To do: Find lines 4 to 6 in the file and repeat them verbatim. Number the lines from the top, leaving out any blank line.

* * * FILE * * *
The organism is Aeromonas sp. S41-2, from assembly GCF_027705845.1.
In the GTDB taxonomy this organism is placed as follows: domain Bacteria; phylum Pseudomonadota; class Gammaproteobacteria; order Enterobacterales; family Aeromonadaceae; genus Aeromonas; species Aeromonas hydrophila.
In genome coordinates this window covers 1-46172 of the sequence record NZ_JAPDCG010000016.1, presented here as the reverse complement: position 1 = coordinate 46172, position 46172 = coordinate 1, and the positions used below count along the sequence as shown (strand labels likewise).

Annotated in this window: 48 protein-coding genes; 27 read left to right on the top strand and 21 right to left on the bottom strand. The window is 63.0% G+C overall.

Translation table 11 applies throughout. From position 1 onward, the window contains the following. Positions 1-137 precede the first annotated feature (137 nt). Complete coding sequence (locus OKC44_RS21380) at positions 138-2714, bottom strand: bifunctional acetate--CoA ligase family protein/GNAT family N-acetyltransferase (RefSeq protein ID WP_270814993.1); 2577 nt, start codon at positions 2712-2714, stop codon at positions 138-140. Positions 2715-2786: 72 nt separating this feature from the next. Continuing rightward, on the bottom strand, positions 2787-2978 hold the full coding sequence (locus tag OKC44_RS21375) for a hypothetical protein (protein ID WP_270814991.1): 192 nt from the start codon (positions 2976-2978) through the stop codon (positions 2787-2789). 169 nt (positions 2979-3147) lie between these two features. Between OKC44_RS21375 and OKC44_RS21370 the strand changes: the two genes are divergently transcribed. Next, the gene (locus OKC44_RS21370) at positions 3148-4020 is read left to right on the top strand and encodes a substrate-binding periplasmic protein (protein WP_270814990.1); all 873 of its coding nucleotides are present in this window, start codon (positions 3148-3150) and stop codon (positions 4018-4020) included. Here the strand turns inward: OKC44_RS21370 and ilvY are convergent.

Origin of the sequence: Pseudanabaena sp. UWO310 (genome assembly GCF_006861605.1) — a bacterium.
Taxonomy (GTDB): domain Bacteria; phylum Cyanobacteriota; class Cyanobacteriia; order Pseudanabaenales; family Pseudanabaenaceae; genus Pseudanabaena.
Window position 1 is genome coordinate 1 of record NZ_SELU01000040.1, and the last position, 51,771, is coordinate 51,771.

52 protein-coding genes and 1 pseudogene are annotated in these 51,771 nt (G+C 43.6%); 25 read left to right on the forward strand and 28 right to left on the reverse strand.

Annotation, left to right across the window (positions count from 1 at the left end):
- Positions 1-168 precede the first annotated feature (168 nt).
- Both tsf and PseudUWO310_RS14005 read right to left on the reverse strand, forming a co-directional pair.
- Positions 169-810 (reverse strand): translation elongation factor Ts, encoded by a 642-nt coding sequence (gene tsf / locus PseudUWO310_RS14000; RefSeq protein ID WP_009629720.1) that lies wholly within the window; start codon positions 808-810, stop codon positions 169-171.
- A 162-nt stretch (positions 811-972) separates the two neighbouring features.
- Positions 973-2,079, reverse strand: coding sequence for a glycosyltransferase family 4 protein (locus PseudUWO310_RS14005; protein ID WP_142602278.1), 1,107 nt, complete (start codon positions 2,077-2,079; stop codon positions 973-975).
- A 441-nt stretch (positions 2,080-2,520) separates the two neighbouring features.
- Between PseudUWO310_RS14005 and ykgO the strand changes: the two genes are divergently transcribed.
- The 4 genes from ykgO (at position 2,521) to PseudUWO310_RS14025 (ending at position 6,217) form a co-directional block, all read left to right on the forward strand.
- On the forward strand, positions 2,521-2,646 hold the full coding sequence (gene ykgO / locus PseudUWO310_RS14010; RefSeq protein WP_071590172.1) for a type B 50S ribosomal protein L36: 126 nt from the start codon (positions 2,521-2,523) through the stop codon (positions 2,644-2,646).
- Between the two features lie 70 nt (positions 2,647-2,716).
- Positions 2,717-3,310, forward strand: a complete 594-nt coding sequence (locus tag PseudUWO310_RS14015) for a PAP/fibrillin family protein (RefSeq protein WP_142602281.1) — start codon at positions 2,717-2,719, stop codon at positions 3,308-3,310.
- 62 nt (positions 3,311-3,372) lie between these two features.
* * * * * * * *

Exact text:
Annotated in this window: 48 protein-coding genes; 27 read left to right on the top strand and 21 right to left on the bottom strand. The window is 63.0% G+C overall.

Translation table 11 applies throughout. From position 1 onward, the window contains the following. Positions 1-137 precede the first annotated feature (137 nt). Complete coding sequence (locus OKC44_RS21380) at positions 138-2714, bottom strand: bifunctional acetate--CoA ligase family protein/GNAT family N-acetyltransferase (RefSeq protein ID WP_270814993.1); 2577 nt, start codon at positions 2712-2714, stop codon at positions 138-140. Positions 2715-2786: 72 nt separating this feature from the next. Continuing rightward, on the bottom strand, positions 2787-2978 hold the full coding sequence (locus tag OKC44_RS21375) for a hypothetical protein (protein ID WP_270814991.1): 192 nt from the start codon (positions 2976-2978) through the stop codon (positions 2787-2789). 169 nt (positions 2979-3147) lie between these two features. Between OKC44_RS21375 and OKC44_RS21370 the strand changes: the two genes are divergently transcribed. Next, the gene (locus OKC44_RS21370) at positions 3148-4020 is read left to right on the top strand and encodes a substrate-binding periplasmic protein (protein WP_270814990.1); all 873 of its coding nucleotides are present in this window, start codon (positions 3148-3150) and stop codon (positions 4018-4020) included. Here the strand turns inward: OKC44_RS21370 and ilvY are convergent.

Origin of the sequence: Pseudanabaena sp. UWO310 (genome assembly GCF_006861605.1) — a bacterium.